The landlords required the land restoring at the end of the lease period of 24 years, with the reservation that pillars of coal be left to support the existing buildings during mining. James Hardcastle was to pay the land owners John and William Hall, £50 per acre per foot of coal mined, subject to a minimum rent of £75 per half year. In 1886, plans of the workings were eventually submitted by the then owner of the colliery, Thomas Hardcastle of Bradshaw Works, under much pressure from the Inspector of Mines. By this date, the colliery had been abandoned.
The setting up of the Mines Inspectorate had come about from the Earl of Shaftesbury’s enquiry into the working conditions and employment of women and children in mines. The Royal Commission set up in 1840, reported in 1842, revealing even for those days, appalling conditions. Boys and girls of all ages from 8, and sometimes under, were working underground for as long as 16 hours daily, crawling on all-fours dragging loaded tubs or baskets along roadways 30 inches in height with the floor covered with thick mud.
As a result of the Royal Commission report, an Act to prohibit the employment of young children and women underground, which passed smoothly through the House of Commons, but encountered fierce opposition in the Lords, was finally enacted in 1842. The Act received a hostile reception in the coalfields from both owners and parents!
A Mining Records Office was set up in 1839 by Sir Henry de la Becke, Director of the Geological Survey, but because depositing of plans was on a voluntary basis, the records for earlier years have many gaps. At the same time, it is likely that the mine operators had no proper plans to deposit. In 1844, a Bill for the registration of working plans was read in the House of Commons and approved.
Inspectors for the mines were appointed to enforce the legislation, but only one was appointed for the whole of the North West, covering an area including North Wales, Oldham and Burnley, up to Barrow. This impossible task was given to Joseph Dickinson. In 1853, he published a list of all the collieries in his area and the following list is that of the Bolton area alone.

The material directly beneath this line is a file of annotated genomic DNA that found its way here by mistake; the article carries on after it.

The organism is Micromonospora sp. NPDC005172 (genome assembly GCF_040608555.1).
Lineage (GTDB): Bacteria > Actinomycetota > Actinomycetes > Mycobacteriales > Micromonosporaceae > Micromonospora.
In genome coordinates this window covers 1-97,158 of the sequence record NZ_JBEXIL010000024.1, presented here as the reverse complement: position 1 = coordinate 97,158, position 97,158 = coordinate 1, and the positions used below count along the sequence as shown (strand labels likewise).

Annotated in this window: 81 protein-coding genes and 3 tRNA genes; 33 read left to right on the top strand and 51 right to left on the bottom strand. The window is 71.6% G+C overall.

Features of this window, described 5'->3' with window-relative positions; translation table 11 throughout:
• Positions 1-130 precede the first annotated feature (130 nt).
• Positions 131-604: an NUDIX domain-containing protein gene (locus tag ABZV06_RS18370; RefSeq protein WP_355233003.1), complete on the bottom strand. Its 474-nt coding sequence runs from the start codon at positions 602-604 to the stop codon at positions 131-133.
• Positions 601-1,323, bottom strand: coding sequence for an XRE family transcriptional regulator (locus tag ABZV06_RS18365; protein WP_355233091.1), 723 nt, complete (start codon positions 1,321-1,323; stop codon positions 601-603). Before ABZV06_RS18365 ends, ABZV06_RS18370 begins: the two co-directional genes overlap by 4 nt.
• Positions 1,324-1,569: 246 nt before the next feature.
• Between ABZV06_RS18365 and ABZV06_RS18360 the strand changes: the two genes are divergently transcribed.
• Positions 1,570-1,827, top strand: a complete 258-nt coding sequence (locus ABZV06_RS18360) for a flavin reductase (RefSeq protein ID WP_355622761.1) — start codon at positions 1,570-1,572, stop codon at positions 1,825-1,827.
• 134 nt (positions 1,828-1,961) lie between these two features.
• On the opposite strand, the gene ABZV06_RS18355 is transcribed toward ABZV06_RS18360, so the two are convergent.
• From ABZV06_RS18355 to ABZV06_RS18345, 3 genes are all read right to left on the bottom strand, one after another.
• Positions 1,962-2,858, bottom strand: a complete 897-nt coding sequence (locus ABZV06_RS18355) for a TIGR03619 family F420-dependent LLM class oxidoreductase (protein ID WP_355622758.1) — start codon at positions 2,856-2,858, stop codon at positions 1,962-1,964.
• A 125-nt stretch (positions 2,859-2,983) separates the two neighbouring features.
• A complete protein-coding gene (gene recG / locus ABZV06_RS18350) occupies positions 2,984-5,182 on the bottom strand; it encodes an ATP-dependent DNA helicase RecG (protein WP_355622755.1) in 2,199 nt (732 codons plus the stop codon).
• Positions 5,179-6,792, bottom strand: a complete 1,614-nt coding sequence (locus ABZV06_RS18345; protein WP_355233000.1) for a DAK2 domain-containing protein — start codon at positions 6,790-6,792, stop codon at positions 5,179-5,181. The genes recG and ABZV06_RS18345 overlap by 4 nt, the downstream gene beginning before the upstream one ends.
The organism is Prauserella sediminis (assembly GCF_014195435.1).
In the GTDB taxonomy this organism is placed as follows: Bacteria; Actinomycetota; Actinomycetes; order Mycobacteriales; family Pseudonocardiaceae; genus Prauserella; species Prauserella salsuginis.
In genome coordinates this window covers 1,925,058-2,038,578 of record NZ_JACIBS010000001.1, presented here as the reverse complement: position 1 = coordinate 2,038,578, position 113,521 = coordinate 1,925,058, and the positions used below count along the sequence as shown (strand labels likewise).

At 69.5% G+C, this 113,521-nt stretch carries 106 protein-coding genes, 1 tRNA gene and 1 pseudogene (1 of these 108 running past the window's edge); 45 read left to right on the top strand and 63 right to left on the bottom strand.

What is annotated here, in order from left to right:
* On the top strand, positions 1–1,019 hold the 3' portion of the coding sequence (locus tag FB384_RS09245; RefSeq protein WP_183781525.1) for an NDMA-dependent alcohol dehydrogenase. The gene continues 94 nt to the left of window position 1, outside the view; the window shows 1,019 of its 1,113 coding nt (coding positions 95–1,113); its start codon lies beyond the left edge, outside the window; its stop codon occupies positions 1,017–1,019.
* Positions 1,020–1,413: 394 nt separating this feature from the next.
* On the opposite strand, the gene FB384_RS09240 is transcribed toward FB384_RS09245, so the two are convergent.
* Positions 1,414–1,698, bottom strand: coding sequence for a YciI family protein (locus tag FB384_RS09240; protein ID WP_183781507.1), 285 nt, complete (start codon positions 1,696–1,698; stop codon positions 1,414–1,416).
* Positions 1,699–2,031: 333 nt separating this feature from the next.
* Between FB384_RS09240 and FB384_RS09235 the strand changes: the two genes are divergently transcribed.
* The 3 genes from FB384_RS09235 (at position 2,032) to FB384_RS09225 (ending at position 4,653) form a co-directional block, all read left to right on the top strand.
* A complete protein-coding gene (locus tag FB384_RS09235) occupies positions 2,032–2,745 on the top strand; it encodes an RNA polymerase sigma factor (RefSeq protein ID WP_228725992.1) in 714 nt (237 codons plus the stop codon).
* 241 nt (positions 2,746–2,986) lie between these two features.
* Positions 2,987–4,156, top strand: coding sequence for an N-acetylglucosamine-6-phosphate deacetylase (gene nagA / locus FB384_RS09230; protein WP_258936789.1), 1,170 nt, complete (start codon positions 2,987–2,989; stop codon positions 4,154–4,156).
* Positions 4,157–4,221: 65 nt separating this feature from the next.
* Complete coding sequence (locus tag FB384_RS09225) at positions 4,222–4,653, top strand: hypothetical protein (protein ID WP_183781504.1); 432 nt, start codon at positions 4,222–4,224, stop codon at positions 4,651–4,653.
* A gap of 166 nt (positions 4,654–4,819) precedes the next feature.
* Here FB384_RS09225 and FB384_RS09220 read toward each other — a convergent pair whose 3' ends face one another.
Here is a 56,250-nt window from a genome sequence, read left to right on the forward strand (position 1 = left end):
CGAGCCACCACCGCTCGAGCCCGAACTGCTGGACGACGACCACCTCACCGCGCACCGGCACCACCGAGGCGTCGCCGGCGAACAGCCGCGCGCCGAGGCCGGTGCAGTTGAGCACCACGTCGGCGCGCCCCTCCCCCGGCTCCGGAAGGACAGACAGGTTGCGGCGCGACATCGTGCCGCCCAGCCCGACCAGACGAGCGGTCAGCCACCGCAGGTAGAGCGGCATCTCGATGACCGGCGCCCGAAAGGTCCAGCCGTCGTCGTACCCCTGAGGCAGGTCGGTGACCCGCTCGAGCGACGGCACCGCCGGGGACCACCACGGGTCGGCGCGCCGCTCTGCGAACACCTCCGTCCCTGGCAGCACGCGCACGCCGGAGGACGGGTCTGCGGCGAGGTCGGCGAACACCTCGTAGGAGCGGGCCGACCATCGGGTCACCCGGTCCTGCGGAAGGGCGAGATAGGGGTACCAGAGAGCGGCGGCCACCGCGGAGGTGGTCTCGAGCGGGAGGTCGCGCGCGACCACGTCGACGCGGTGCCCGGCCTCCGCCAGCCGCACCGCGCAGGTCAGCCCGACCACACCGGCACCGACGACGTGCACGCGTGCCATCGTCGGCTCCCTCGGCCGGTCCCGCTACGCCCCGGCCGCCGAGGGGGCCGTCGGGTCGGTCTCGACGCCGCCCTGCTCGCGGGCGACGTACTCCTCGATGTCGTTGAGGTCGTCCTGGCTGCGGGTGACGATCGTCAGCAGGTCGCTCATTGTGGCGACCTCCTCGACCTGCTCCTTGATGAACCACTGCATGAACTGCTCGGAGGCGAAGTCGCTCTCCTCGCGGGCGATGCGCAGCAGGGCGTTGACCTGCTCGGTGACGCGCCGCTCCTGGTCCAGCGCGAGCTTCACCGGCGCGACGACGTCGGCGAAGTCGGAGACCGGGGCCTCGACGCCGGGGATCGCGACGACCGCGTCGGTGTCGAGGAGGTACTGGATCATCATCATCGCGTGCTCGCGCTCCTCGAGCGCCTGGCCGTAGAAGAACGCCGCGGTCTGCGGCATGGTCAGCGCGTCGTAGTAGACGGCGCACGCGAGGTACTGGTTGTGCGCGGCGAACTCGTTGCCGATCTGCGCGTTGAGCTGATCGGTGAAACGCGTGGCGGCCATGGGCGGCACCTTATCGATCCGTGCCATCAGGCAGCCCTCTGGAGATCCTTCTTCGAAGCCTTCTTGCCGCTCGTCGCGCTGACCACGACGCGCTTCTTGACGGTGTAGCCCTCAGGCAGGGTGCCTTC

|Site of Hill End or New Pit, Harwood Colliery, where coal production had ceased by 1868, due to flooding.|
Report of Joseph Dickinson, Inspector of Mines, 1853List of collieries in Lancashire including the following for Bolton
# - Name of Colliery / Where situate / Owner’s name
1 - Ainsworth Red House / Ainsworth / Thomas Fletcher
2 - Affetside / Tottington / Jethro Scowcroft
3 - Albert / Westhoughton / Wm Barton
4 - Arley / Blackrod /
5 - Bank / Little Hulton / Thomas Wright
6 - Bank House / Middle Hulton / Francis Charlton
7 - Bents / Little Lever / Thomas Fletcher
8 - Blackrod / Blackrod / Charles & Thomas Whalley
9 - Bull Ring / Blackrod / F G Dutton & Co
10 - Burnden / Bolton / Thos Sml. & Exrs of John Scowcroft
11 - Breightmet / Breightmet / James Hardcastle
12 - Breightmet / Breightmet / Thomas Fletcher
13 - Darcy Lever / Darcy Lever / Darcy Lever Coal Co
14 - Dark Lane / Blackrod / James Massey
15 - Doffcocker / Halliwell / Longworth & Scowcroft
16 - Farnworth / Farnworth / Wm Crompton & Nathaniel Haslam
17 - Five Quarters / Great Lever / John Smith Joiner & Co
18 - Great Lever / Great Lever / Right Hon. The Earl of Bradford
19 - Hacken / Little Lever / Andrew Knowles & Sons
20 - Hanging Bank / Little Hulton / James Kay & Co
21 - Harwood / Harwood / James Hardcastle
22 - Hulton / Over & Middle Hulton / William Hulton
23 - Kearsley / Farnworth / Thos Saml. & Exrs of John Scowcroft
24 - Ladyshore / Little Lever / John Fletcher
25 - Little Bolton / Little Bolton / Andrew Knowles & Sons
26 - Little Hulton / Little Hulton / Matthew Bennett & Bros
27 - Little Lever / Little Lever / Andrew Knowles & Sons
28 - New Fields / Horwich / John M Walch
29 - New Watergate / Little Hulton / James & Wm Roscow
30 - Quarlton / Quarlton / Andrew Knowles & Sons
31 - Smithfield / Little Hulton / John Gibson & Co
32 - Smithills / Halliwell / Peter Ainsworth
33 - Stoneclough / Kearsley / Knowles & Stott
34 - Stoneclough / Kearsley / Thomas Grundy
35 - Stopes / Little Lever / Thomas Fletcher
36 - Tonge / Tonge / Robert Burton & Sons
37 - Top o’ th’ Lane / Darcy Lever / Andrew Knowles & Sons
38 - Turton Moor / Turton / Andrew Knowles & Sons
39 - Unity Brook / Kearsley / James Stott
40 - Victoria Main / Blackrod / John Ridgeway & Co
41 - Westhoughton / Westhoughton / Longworth & Scowcroft
42 - Willows / Horwich / Brownlow & Radcliffe
43 - Winter Hill / Horwich / Adam Mason